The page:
Face Disappointment Fully to Pave New Path and Choose Resilience
Everyone is knocked down, disappointed, frustrated and faces failure; it’s frankly a prerequisite to ongoing growth and success. When you accept that setbacks are a normal part of the process, you realize that planning for the future and pursuing your goals must also include planning for how to deal with defeat.
“You have to have a personal philosophy that you develop about how to deal with setbacks that goes right to the core of your resilience, your capability to keep going despite disappointment,” advises former Senator and Secretary of State, Hilary Rodham Clinton, in her Master Class on resilience.
Learning how to move through adversity can enable you to emerge from defeat stronger, with new insights, greater self-understanding, a deeper sense of purpose, and more compassion for yourself and others.
Plan to fail
Of course, you work hard, hone your skills and put robust plans in place to meet your goals, not miss them. But acknowledging the potential for setbacks in both personal and professional endeavors is not being negative; it’s recognizing that any time you try something new, there can be hiccups. “Failure is part of the fabric of ambition and effort,” Clinton asserts. “Therefore, it has to be factored into your resilience and capability to get back up and keep going.”
You will increase your ability to recover and learn from setbacks more quickly if you anticipate them and develop specific strategies to reset. Consider these techniques as a starting point.
- Consider prior setbacks and failures. Chances are this is not your first encounter with disappointment. Think back through your life from childhood onward to explore times you felt defeated, dejected, embarrassed or rejected. What enabled you to move beyond those feelings and start over? What character traits and skillsets helped or hampered your ability to bounce back? And, what benefits ultimately came out of that challenging time that made you stronger?
- Feel the pain. When things don’t go well, it’s tempting to block out those negative feelings, quickly move on to something else or even blame others. It usually doesn’t work and it robs you of the opportunity to glean critical learnings from the experience. Use these moments instead to take stock and consider how your actions may have contributed to the setback, what you’ve learned that you might apply moving forward or even simply to take time to give yourself grace. “Don’t be the victim of the setback,” Clinton advises. “Be the agent of your own life in trying to understand what happened.”
- Take a breather from the fear and discomfort. While you don’t want to avoid tough feelings, you can’t wallow in them either. Take moments away from battling back from failure by engaging in activities that are easy, comfortable and that don’t rest on a win-lose dynamic. That could mean engaging in a hobby like crafting, journaling or listening to music; getting together with friends to watch a comedy; walking your dog or gardening. It will also help if you address the basics like eating well, getting enough sleep and exercising.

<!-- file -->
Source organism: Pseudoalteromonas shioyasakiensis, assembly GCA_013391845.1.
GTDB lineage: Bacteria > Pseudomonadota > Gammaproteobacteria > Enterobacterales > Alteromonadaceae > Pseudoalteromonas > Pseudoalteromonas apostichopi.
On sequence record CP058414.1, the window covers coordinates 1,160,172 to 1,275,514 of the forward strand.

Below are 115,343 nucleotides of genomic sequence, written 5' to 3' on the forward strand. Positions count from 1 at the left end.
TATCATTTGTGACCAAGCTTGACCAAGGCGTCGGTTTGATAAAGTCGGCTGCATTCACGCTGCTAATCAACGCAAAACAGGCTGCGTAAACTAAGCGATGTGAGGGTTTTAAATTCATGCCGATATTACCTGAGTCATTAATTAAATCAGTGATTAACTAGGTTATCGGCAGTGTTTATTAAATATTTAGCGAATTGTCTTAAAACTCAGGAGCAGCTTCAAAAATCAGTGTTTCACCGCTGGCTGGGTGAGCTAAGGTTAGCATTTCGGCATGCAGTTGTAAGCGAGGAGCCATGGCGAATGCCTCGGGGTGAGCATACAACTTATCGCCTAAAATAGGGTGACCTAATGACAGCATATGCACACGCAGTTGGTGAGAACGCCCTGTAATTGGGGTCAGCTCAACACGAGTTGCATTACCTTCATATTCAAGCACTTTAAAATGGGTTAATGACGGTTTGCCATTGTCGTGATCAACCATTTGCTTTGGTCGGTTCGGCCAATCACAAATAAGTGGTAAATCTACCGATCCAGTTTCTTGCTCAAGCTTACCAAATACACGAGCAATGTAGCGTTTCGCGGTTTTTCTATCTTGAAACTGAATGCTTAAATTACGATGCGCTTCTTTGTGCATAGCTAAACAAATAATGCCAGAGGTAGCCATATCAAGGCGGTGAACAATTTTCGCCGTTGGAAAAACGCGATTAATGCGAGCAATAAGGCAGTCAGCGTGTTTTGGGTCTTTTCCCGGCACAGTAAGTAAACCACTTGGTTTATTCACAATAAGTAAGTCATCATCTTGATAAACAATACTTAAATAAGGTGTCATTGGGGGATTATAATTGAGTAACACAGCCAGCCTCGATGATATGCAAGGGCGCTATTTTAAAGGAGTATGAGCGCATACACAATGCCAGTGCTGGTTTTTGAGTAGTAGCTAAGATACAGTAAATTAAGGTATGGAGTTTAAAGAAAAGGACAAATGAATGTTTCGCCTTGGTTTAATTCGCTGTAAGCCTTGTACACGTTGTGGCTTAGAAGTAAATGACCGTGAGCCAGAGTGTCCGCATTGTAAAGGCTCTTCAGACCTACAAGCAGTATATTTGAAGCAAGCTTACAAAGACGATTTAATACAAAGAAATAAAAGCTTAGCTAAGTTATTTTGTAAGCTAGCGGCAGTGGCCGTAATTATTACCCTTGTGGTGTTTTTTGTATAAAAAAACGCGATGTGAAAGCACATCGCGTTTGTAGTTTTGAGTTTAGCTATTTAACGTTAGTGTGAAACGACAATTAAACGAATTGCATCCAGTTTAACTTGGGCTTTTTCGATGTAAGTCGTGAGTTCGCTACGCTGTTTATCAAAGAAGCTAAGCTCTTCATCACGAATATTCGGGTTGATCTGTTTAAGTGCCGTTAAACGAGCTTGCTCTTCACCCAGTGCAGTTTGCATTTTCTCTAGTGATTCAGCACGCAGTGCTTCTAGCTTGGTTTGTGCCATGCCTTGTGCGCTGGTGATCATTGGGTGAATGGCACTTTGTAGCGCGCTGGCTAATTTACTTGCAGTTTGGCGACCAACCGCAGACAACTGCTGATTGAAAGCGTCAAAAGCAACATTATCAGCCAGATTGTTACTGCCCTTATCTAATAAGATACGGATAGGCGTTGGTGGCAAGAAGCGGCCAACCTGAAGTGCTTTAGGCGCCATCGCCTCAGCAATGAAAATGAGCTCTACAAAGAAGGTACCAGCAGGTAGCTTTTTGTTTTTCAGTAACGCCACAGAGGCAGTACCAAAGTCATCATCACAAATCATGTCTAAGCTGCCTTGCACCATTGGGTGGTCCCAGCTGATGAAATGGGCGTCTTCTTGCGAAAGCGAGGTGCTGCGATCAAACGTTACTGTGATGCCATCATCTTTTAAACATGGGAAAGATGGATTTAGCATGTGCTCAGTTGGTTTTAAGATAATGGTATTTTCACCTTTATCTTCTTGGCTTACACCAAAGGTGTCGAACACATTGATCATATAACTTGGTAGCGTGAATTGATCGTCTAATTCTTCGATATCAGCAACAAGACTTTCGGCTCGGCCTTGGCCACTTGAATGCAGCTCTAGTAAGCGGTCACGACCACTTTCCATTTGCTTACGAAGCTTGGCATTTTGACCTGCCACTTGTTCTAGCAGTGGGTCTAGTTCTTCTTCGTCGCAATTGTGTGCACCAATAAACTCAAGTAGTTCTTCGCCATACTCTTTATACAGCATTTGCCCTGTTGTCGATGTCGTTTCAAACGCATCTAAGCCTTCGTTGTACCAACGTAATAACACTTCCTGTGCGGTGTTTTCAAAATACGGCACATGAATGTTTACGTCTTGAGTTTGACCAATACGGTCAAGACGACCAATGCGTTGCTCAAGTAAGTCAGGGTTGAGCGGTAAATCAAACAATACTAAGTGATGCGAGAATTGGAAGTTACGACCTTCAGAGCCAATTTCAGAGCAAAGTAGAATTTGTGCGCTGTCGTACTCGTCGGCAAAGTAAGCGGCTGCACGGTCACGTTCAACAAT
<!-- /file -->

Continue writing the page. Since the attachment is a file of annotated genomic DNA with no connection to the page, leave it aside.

- Develop a Plan B. Now you know at least one approach to your goal that doesn’t work, or at least didn’t work this time. But perhaps there’s a way to tweak your approach and still get to the outcome you desire. Or maybe you can achieve part of what you wanted. You may not have won the contract with a major corporation, but you might still get your foot in the door and become a Tier 2 supplier. Perhaps the promotion you expected went to someone else, but you may be able to negotiate for greater involvement in a part of the business where you want to grow. Seek out and create alternative paths that will help you achieve as much of your goal as possible.
- Ask for help. Maybe the project, or a major part of it, can be salvaged if you can simply get more hands-on deck or an expert to troubleshoot major issues. A trusted mentor may be able to help you look at areas where you need to develop so that you will be ready for the next promotion. Look to your network to help you better understand where things went wrong, possibly pull success out of the rubble, or strategize for a bigger win down the road.
- Keep daring to try. A surefire way to avoid failure is to avoid trying. Unfortunately, that leaves no room for growth either. Women especially can sometimes shy away from getting in the game for fear of failure, and research shows we are often more heavily penalized for failure. One way to develop the stomach for setbacks is to practice dealing with them more often. Take small steps on a regular basis that push you out of your comfort zone and that could result in small failures. That might be as simple as trying a new exercise class that could result in embarrassment and sore muscles, signing up for training in an area of professional weakness, or committing to making at least one cold call per day to a potential new (and intimidating) customer.
Failure isn’t easy for anyone, but you will always be in good company when at first you don’t succeed. As Thasunda Brown Duckett, President and CEO of TIAA, and one of only two Black women currently serving as Fortune 500 CEOs, said in an interview with Stanford University, “Progress is not going in a straight line. It goes up and down, but it’s progress all the same.”